Tobacco-funded research currently totals a mere $16 million in the UC system, out of $4 billion that the University of California had in total revenue from contracts and grants awarded in fiscal year 2006 alone. UCSD currently has four active projects funded by Philip Morris USA — totaling $1.5 million — according to Vice Chancellor for Research Arthur B. Ellis.

    “Because we have such a small number of research projects in this area, we do not expect to see any real impact as a result of these new guidelines,” Ellis said.

    Former San Diego Division Academic Senate Chair Henry C. Powell, who represented UCSD at the May Academic Senate meeting, agreed.

    “Relative to the size of UCSD’s research grant portfolio, this is quite small,” Powell said in an e-mail. “So the fight was about a principle, namely that a scientist should be able to apply for research funds without restrictions, unless such restrictions are put there by law. But all scientists in the UC system are accountable for the integrity of their scholarly work; that practice applies to all funding, private and public.”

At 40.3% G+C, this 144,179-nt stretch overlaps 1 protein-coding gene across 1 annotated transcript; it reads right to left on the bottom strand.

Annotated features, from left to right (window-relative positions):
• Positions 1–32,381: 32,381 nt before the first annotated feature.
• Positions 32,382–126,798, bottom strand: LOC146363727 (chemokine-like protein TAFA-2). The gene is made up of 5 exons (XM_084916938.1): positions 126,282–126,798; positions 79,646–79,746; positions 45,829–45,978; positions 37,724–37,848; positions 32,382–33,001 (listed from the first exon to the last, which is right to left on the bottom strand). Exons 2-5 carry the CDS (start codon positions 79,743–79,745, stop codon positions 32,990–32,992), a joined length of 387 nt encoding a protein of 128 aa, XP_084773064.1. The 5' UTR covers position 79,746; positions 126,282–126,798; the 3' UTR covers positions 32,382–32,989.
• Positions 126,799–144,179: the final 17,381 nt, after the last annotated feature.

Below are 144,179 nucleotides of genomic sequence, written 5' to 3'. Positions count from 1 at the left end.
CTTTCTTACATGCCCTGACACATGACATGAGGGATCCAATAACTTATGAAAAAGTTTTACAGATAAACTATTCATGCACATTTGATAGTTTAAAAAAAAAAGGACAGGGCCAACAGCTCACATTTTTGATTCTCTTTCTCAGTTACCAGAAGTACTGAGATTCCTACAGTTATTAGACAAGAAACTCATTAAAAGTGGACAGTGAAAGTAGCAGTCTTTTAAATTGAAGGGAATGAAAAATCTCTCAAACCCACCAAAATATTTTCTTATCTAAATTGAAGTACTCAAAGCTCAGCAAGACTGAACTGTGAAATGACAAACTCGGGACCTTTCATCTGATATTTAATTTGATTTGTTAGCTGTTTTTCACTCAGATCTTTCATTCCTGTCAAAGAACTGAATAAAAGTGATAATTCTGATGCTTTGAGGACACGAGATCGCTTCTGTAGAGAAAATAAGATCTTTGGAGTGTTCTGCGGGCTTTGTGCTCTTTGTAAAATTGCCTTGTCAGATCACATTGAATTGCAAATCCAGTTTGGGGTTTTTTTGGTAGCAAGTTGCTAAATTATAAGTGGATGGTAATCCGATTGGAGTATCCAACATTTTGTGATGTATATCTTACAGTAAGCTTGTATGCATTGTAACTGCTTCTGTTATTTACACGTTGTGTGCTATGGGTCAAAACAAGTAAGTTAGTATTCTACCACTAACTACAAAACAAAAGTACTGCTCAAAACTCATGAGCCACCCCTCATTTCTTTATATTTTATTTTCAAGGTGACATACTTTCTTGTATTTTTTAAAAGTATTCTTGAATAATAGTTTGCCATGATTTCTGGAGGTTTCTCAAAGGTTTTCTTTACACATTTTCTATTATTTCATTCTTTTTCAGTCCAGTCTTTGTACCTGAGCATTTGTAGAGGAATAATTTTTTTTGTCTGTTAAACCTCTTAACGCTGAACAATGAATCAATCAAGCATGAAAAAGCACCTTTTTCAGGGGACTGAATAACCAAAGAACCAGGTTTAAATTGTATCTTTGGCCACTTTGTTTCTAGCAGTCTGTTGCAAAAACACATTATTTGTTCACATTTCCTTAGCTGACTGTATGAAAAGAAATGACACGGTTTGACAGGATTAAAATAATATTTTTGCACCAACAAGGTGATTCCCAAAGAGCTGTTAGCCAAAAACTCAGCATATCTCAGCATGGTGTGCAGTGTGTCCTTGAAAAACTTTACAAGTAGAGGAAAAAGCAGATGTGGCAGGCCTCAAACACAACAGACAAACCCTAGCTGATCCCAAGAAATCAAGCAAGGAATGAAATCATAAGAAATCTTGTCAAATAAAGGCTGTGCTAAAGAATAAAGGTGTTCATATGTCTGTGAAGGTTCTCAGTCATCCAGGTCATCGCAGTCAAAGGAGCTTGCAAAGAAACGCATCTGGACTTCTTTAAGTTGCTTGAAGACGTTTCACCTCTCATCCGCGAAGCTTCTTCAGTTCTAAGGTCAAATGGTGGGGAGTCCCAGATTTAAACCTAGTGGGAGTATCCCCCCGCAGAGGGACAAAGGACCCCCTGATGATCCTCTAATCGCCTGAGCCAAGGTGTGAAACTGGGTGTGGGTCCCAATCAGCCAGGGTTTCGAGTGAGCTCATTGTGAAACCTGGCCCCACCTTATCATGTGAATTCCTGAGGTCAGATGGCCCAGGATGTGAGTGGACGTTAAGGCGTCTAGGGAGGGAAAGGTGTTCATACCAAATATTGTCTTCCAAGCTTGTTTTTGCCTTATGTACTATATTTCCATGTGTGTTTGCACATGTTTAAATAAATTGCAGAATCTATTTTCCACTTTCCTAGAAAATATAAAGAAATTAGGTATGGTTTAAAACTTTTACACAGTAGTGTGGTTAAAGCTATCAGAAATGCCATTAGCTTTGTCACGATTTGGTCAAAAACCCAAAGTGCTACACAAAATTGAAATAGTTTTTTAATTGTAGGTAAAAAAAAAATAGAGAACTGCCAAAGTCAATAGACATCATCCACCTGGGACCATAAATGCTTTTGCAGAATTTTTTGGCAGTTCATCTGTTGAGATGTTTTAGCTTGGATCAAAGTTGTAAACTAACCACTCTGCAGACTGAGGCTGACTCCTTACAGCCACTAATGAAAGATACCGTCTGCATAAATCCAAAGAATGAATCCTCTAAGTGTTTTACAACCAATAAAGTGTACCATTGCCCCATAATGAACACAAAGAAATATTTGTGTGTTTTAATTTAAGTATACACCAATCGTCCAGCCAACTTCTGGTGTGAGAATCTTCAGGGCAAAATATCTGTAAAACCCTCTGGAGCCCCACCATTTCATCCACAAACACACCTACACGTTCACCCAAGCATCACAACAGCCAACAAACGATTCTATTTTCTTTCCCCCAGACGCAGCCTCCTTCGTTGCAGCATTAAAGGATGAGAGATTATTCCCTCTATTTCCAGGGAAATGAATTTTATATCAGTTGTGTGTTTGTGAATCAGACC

Michael Karin, a researcher at the UCSD School of Medicine, began a project in June that received $43,200 from Philip Morris.

    “Our work is focused on the pathogenic roles of cigarette smoke,” Karin said in an e-mail. “Under no circumstance [does] it provide tobacco [companies] a way to claim that smoking is not a bad thing for health. … We need money for research and UC does not provide us with any funds. So it is up to us the researchers to raise the funds.”

    Once a scientific peer review committee is assembled, new and renewed grants awarded by Philip Morris and other tobacco companies will be scrutinized. Chancellor Marye Anne Fox will make the final decision.

    “Chancellor Fox is a very strong advocate of academic freedom who has followed this issue closely and understands its importance in the broader context,” Powell said. “I have the highest confidence in her judgment.”